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Utah's Right to Know
Donald Meyers
Donald W. Meyers writes about open-government issues for The Salt Lake Tribune. He is also the site manager of utahsright.com, the Tribune's online database of public records. He is also a member of the Society of Professional Journalists' National Freedom of Information Committee and sits on the board of directors of the Utah Foundation for Open Government.

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Wyoming lawmakers want to shroud university president selection process in secrecy

Just in case you were wondering, Utah’s legislators don’t hold a monopoly on attempts to close off public records.

The Student Press Law Center reports that Wyoming lawmakers are trying to nullify a court ruling that declared documents identifying finalists for the University of Wyoming president should be made public.

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The Wyoming Tribune-Eagle, Casper Star-Tribune and the Associated Press filed suit seeking to get documents that would reveal who was being seriously considered for the post. A week ago, a state judge ruled that the records were public, and should be released to reporters.

The following day, Rep. Kermit Brown, R-Laramie, introduced HB223, which makes information on candidates for university and college presidencies private records. As of Friday, the bill has passed the Wyoming House of Representatives and has advanced to the Senate.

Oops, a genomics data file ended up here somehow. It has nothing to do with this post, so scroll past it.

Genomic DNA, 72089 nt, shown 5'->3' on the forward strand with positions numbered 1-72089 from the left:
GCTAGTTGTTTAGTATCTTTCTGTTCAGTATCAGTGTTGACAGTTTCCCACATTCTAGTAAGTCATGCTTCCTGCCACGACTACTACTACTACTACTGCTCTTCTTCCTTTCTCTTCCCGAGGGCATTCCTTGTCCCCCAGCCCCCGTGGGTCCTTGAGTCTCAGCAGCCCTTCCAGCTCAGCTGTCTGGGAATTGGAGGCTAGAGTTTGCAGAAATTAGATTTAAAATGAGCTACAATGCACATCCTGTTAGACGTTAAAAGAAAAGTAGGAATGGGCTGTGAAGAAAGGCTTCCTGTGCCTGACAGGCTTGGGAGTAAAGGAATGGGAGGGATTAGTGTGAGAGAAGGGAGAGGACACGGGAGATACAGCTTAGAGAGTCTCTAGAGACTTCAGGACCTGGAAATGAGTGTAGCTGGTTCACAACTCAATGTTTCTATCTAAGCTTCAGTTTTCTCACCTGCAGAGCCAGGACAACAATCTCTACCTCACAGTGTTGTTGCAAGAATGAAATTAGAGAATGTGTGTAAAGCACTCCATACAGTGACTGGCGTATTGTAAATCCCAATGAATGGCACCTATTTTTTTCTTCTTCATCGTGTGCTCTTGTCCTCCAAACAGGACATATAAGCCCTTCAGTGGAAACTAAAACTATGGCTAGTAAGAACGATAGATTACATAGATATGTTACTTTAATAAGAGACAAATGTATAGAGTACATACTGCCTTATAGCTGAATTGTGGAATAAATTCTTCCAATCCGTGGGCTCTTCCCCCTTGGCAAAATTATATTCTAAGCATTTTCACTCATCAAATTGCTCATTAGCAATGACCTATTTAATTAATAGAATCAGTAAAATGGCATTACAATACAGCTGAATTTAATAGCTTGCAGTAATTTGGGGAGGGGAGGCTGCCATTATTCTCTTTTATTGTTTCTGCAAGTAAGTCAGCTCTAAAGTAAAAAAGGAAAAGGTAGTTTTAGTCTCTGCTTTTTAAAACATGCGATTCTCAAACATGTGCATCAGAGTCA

Chad Baldwin, the University of Wyoming’s spokesman, told the Student Press Law Center that releasing the names of finalists may cause some candidates to back out. He claimed that in the wake of the judge’s ruling, four of the eight semifinalists for the post withdrew.

But open-government advocates argue that releasing the names allows the public to comment on the candidates, providing the university’s board of trustees with information that it might not otherwise get.

"The public is really interested in that particular university," Star-Tribune editor Darrell Ehrlick told the law center. "There are not the divided loyalties that there may be in other states."

In Utah, the names of finalists for university presidents, as well as school superintendents, city managers and similar positions are released to the public. That practice came in the wake of a 1996 4th District Court ruling that Orem officials could not withhold the names of finalists for the city manager’s post.



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